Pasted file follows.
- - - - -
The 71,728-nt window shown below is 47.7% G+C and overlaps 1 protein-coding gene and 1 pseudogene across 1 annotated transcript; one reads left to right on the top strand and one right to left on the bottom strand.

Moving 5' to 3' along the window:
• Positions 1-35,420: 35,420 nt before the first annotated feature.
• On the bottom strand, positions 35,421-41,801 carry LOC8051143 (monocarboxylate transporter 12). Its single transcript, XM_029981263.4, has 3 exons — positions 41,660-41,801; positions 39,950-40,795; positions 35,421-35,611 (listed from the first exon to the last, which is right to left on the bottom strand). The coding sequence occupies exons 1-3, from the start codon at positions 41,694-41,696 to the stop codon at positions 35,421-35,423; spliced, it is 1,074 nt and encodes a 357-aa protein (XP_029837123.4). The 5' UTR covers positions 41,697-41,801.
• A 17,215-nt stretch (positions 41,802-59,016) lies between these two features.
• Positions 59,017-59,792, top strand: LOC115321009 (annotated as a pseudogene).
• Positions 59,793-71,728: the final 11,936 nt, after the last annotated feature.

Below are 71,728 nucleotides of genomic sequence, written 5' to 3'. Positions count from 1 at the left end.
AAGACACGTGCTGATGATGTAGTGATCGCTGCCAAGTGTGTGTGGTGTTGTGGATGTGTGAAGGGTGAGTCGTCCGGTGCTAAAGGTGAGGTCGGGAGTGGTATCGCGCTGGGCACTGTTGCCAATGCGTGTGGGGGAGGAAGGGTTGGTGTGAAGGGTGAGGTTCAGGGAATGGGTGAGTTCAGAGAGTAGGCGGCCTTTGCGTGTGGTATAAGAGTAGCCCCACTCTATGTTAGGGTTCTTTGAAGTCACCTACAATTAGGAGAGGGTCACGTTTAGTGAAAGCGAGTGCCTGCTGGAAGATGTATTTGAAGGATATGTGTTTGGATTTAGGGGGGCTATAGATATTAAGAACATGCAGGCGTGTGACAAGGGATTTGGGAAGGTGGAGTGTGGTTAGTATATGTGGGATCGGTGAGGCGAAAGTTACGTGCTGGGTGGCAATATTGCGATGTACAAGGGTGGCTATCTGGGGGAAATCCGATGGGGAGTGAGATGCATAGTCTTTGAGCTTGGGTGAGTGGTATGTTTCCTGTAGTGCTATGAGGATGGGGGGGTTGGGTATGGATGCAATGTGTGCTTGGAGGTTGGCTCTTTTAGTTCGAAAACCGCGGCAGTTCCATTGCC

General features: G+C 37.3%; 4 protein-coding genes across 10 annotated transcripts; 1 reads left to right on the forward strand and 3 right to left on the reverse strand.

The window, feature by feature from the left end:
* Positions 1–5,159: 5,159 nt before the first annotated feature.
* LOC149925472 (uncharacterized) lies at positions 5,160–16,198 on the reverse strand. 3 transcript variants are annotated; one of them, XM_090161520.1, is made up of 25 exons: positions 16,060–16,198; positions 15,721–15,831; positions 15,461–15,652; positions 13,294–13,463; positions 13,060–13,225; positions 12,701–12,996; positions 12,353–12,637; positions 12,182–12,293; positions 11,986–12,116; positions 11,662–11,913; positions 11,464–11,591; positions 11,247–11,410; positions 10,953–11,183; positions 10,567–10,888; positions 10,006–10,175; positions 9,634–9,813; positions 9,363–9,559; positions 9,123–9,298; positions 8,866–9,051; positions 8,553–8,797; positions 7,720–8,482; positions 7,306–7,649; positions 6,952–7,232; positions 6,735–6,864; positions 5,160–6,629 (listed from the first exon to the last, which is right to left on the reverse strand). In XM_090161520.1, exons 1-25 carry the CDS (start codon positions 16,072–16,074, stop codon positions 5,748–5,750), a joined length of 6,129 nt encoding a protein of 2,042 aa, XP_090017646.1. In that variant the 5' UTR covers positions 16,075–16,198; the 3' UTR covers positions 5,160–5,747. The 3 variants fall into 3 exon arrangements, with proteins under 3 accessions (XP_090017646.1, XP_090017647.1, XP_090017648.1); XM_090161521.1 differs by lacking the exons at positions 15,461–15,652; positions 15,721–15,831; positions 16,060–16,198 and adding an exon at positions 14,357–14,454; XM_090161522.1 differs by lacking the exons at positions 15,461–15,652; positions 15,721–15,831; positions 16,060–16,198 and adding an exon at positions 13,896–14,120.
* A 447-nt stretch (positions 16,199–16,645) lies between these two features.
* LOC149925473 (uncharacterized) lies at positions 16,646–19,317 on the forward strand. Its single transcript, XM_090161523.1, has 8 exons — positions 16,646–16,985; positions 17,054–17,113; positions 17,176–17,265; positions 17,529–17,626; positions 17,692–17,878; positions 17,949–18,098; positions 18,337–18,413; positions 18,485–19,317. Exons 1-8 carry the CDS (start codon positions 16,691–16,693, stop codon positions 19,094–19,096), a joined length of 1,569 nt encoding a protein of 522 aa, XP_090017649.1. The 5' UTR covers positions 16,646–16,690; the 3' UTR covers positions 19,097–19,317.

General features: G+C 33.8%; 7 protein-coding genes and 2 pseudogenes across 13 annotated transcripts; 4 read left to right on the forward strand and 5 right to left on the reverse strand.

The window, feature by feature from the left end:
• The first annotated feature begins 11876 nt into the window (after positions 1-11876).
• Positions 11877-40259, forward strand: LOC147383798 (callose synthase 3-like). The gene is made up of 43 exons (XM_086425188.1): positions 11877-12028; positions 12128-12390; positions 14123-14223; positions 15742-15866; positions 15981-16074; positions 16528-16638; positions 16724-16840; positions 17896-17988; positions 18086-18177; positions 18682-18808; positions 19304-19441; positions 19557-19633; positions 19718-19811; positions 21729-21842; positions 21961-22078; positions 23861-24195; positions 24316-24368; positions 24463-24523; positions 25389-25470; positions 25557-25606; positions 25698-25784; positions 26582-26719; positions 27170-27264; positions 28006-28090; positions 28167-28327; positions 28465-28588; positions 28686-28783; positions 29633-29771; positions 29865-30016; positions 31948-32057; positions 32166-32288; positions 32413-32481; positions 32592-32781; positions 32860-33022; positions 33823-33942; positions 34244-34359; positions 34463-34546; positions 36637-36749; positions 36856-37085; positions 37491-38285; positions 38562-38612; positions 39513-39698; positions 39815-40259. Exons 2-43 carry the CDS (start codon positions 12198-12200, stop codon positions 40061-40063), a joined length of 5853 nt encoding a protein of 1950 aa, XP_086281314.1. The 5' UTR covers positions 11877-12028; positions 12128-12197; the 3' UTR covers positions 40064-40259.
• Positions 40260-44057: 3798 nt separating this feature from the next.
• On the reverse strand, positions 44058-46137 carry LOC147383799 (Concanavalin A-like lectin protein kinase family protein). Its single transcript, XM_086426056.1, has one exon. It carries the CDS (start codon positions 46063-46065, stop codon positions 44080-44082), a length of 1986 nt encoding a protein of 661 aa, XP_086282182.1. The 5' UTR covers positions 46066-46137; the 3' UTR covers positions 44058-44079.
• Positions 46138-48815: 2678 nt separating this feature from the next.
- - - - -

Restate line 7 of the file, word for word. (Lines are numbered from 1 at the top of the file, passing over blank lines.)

• Positions 59,793-71,728: the final 11,936 nt, after the last annotated feature.